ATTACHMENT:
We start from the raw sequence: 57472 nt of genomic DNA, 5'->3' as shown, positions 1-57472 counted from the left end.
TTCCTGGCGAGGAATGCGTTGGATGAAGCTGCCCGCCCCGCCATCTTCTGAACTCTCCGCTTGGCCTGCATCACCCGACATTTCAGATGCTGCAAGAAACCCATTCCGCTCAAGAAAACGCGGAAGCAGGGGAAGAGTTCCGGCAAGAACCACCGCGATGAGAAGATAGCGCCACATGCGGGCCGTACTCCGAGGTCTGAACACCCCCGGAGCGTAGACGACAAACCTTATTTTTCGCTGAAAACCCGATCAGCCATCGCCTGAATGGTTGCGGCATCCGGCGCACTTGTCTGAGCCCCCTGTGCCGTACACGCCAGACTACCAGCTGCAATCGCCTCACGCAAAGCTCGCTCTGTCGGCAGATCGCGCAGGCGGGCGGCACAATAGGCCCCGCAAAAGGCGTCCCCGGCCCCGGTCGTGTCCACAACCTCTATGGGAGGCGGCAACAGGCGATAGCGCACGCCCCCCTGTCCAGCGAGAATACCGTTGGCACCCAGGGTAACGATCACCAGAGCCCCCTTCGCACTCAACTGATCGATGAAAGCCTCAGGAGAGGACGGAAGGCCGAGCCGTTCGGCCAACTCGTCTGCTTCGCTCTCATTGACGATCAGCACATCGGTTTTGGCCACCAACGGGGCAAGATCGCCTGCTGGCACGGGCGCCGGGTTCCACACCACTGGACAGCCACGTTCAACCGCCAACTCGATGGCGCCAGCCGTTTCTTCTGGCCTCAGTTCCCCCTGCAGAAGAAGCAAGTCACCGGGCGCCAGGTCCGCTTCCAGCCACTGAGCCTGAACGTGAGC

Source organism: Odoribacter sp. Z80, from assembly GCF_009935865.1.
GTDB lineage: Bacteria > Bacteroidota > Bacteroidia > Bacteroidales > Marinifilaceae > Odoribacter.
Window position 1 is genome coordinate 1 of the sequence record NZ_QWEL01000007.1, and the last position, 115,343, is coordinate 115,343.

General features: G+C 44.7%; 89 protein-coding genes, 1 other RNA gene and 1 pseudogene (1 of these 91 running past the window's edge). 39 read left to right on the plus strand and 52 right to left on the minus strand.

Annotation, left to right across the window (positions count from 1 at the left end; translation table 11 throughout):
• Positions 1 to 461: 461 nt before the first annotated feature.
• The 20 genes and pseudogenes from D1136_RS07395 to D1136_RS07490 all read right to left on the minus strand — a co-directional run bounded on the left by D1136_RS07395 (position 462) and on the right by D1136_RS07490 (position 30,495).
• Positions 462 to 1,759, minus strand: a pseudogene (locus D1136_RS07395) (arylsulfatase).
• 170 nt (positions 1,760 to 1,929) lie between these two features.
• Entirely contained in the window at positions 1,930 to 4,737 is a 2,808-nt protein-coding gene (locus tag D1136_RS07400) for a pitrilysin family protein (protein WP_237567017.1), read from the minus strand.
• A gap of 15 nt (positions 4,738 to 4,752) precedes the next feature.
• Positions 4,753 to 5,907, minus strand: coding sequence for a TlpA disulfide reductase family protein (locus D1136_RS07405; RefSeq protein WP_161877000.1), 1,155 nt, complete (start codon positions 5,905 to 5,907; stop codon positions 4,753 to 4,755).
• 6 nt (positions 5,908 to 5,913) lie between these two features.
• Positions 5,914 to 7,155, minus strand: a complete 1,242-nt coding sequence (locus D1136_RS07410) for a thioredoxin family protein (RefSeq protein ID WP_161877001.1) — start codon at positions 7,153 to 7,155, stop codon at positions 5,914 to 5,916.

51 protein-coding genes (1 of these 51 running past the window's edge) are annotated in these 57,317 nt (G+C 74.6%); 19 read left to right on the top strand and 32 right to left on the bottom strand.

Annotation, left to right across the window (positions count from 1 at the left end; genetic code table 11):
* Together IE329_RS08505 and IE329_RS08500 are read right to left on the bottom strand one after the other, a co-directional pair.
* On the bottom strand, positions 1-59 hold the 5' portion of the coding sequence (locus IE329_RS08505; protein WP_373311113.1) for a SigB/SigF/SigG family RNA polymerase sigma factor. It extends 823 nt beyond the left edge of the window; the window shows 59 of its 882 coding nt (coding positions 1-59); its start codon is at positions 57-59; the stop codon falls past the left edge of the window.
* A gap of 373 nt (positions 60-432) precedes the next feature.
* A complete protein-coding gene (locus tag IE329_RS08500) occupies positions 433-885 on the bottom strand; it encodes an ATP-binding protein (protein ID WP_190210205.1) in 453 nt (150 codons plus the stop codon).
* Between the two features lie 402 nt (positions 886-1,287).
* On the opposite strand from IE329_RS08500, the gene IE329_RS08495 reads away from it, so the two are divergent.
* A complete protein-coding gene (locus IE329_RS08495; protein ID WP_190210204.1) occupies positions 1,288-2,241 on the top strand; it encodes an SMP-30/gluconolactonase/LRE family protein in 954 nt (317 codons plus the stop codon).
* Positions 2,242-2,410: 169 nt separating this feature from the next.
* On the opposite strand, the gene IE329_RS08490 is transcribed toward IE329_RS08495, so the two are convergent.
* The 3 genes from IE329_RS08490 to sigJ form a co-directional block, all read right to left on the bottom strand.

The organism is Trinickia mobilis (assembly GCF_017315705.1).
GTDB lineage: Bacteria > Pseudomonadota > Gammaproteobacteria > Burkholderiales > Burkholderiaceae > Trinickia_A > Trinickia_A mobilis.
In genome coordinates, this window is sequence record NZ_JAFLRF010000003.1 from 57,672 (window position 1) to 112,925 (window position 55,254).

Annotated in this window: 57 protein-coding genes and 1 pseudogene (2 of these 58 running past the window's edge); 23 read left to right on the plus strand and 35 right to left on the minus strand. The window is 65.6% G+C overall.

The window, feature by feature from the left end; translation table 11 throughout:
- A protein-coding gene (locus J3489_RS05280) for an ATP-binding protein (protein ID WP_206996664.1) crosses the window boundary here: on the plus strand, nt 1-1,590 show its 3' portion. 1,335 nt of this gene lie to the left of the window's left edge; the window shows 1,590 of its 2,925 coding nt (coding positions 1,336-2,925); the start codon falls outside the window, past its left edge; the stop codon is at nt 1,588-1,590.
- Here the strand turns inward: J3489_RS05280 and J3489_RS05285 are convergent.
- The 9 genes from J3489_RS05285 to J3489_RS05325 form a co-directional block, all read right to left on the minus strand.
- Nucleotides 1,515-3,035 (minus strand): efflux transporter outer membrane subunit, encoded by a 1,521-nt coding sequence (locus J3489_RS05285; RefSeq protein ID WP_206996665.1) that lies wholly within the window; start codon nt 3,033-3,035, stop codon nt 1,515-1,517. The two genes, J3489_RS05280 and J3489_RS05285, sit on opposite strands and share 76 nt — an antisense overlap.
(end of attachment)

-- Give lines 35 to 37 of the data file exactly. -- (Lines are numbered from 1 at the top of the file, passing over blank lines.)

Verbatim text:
- Here the strand turns inward: J3489_RS05280 and J3489_RS05285 are convergent.
- The 9 genes from J3489_RS05285 to J3489_RS05325 form a co-directional block, all read right to left on the minus strand.
- Nucleotides 1,515-3,035 (minus strand): efflux transporter outer membrane subunit, encoded by a 1,521-nt coding sequence (locus J3489_RS05285; RefSeq protein ID WP_206996665.1) that lies wholly within the window; start codon nt 3,033-3,035, stop codon nt 1,515-1,517. The two genes, J3489_RS05280 and J3489_RS05285, sit on opposite strands and share 76 nt — an antisense overlap.